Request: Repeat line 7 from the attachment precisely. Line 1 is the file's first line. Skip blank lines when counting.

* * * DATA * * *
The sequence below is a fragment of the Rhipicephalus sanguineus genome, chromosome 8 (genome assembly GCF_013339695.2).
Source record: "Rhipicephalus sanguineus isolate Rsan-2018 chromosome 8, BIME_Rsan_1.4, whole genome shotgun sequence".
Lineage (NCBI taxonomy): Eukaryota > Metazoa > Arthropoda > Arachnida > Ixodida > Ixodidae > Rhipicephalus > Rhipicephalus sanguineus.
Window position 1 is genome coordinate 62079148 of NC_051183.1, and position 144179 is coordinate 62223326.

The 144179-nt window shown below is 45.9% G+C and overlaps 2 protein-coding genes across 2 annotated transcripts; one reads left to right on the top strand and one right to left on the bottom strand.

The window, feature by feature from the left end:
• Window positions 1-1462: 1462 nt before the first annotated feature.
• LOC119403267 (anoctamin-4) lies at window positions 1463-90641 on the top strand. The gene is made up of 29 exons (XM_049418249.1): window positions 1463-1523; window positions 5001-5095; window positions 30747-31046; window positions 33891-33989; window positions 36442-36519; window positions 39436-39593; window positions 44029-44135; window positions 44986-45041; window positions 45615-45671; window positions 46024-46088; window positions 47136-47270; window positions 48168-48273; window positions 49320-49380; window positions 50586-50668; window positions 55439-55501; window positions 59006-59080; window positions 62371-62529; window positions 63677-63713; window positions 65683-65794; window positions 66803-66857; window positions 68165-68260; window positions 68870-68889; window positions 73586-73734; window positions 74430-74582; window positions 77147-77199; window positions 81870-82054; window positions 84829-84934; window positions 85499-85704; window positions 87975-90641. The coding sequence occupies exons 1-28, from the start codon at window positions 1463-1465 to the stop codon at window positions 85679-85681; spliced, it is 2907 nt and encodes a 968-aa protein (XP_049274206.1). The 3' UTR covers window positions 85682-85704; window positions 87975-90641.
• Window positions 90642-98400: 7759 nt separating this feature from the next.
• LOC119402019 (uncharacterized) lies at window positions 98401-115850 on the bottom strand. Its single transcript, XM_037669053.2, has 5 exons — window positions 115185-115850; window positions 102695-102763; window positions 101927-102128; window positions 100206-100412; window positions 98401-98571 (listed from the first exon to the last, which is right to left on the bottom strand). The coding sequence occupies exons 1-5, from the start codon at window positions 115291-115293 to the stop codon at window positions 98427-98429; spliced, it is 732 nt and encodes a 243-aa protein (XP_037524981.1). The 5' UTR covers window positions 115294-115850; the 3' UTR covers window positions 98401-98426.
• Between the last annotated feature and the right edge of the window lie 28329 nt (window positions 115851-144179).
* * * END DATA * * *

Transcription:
• Window positions 1-1462: 1462 nt before the first annotated feature.